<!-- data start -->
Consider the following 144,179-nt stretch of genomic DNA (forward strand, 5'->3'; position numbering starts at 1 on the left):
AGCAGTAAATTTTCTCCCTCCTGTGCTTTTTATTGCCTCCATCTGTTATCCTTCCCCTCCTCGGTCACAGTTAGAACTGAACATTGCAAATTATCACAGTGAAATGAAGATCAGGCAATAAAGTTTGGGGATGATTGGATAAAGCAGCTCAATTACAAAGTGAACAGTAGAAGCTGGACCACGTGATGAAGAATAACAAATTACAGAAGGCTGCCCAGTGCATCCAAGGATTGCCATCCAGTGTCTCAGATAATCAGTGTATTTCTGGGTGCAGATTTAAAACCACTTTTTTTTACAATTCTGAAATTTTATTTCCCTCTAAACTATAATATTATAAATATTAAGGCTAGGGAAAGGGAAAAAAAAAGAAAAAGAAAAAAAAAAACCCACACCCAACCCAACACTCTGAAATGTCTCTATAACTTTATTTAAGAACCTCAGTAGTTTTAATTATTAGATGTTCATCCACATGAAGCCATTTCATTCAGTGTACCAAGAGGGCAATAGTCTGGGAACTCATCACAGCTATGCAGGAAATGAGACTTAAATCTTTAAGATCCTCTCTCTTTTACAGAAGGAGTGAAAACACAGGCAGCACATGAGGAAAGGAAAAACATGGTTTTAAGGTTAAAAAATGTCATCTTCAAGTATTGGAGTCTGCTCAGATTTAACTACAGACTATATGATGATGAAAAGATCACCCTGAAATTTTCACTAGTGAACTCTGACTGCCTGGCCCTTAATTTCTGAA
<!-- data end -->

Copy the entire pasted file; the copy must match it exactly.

Consider the following 144,179-nt stretch of genomic DNA (forward strand, 5'->3'; position numbering starts at 1 on the left):
AGCAGTAAATTTTCTCCCTCCTGTGCTTTTTATTGCCTCCATCTGTTATCCTTCCCCTCCTCGGTCACAGTTAGAACTGAACATTGCAAATTATCACAGTGAAATGAAGATCAGGCAATAAAGTTTGGGGATGATTGGATAAAGCAGCTCAATTACAAAGTGAACAGTAGAAGCTGGACCACGTGATGAAGAATAACAAATTACAGAAGGCTGCCCAGTGCATCCAAGGATTGCCATCCAGTGTCTCAGATAATCAGTGTATTTCTGGGTGCAGATTTAAAACCACTTTTTTTTACAATTCTGAAATTTTATTTCCCTCTAAACTATAATATTATAAATATTAAGGCTAGGGAAAGGGAAAAAAAAAGAAAAAGAAAAAAAAAAACCCACACCCAACCCAACACTCTGAAATGTCTCTATAACTTTATTTAAGAACCTCAGTAGTTTTAATTATTAGATGTTCATCCACATGAAGCCATTTCATTCAGTGTACCAAGAGGGCAATAGTCTGGGAACTCATCACAGCTATGCAGGAAATGAGACTTAAATCTTTAAGATCCTCTCTCTTTTACAGAAGGAGTGAAAACACAGGCAGCACATGAGGAAAGGAAAAACATGGTTTTAAGGTTAAAAAATGTCATCTTCAAGTATTGGAGTCTGCTCAGATTTAACTACAGACTATATGATGATGAAAAGATCACCCTGAAATTTTCACTAGTGAACTCTGACTGCCTGGCCCTTAATTTCTGAA